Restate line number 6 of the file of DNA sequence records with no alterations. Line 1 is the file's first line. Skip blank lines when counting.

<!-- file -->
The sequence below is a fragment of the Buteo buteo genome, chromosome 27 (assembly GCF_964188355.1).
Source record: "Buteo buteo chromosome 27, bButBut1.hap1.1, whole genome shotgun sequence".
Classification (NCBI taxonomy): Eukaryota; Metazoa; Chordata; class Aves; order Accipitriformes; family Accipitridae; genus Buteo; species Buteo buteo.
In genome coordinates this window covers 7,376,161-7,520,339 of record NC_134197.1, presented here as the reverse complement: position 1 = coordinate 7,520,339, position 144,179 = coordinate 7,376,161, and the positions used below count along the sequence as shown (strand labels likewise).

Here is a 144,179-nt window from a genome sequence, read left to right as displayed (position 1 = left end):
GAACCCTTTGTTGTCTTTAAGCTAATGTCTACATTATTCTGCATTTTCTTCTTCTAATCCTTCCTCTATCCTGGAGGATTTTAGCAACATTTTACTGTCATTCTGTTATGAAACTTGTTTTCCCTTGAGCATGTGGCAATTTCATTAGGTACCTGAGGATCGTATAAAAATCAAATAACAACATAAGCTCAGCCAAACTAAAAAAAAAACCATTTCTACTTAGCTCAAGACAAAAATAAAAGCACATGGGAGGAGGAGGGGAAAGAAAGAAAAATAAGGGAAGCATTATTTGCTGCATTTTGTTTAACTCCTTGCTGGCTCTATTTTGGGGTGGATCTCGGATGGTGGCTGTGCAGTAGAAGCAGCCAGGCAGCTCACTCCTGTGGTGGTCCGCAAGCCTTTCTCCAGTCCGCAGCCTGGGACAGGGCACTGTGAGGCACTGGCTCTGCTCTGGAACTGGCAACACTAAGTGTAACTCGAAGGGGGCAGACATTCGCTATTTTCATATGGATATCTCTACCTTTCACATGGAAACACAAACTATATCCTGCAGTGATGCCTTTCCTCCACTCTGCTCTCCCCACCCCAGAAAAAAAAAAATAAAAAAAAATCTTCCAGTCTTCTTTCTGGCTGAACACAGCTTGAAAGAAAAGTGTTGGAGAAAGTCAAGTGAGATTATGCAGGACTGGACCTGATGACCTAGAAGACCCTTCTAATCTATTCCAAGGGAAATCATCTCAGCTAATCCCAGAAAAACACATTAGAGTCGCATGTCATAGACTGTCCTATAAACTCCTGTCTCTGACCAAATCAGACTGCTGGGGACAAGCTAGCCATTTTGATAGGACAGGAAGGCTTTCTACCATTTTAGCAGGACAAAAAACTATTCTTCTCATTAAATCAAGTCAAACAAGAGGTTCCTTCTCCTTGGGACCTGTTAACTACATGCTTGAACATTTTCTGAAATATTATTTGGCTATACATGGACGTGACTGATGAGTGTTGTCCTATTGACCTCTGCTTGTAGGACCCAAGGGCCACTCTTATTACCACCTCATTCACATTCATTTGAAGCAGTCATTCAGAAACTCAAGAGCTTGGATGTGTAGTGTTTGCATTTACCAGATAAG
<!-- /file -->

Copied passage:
GAACCCTTTGTTGTCTTTAAGCTAATGTCTACATTATTCTGCATTTTCTTCTTCTAATCCTTCCTCTATCCTGGAGGATTTTAGCAACATTTTACTGTCATTCTGTTATGAAACTTGTTTTCCCTTGAGCATGTGGCAATTTCATTAGGTACCTGAGGATCGTATAAAAATCAAATAACAACATAAGCTCAGCCAAACTAAAAAAAAAACCATTTCTACTTAGCTCAAGACAAAAATAAAAGCACATGGGAGGAGGAGGGGAAAGAAAGAAAAATAAGGGAAGCATTATTTGCTGCATTTTGTTTAACTCCTTGCTGGCTCTATTTTGGGGTGGATCTCGGATGGTGGCTGTGCAGTAGAAGCAGCCAGGCAGCTCACTCCTGTGGTGGTCCGCAAGCCTTTCTCCAGTCCGCAGCCTGGGACAGGGCACTGTGAGGCACTGGCTCTGCTCTGGAACTGGCAACACTAAGTGTAACTCGAAGGGGGCAGACATTCGCTATTTTCATATGGATATCTCTACCTTTCACATGGAAACACAAACTATATCCTGCAGTGATGCCTTTCCTCCACTCTGCTCTCCCCACCCCAGAAAAAAAAAAATAAAAAAAAATCTTCCAGTCTTCTTTCTGGCTGAACACAGCTTGAAAGAAAAGTGTTGGAGAAAGTCAAGTGAGATTATGCAGGACTGGACCTGATGACCTAGAAGACCCTTCTAATCTATTCCAAGGGAAATCATCTCAGCTAATCCCAGAAAAACACATTAGAGTCGCATGTCATAGACTGTCCTATAAACTCCTGTCTCTGACCAAATCAGACTGCTGGGGACAAGCTAGCCATTTTGATAGGACAGGAAGGCTTTCTACCATTTTAGCAGGACAAAAAACTATTCTTCTCATTAAATCAAGTCAAACAAGAGGTTCCTTCTCCTTGGGACCTGTTAACTACATGCTTGAACATTTTCTGAAATATTATTTGGCTATACATGGACGTGACTGATGAGTGTTGTCCTATTGACCTCTGCTTGTAGGACCCAAGGGCCACTCTTATTACCACCTCATTCACATTCATTTGAAGCAGTCATTCAGAAACTCAAGAGCTTGGATGTGTAGTGTTTGCATTTACCAGATAAG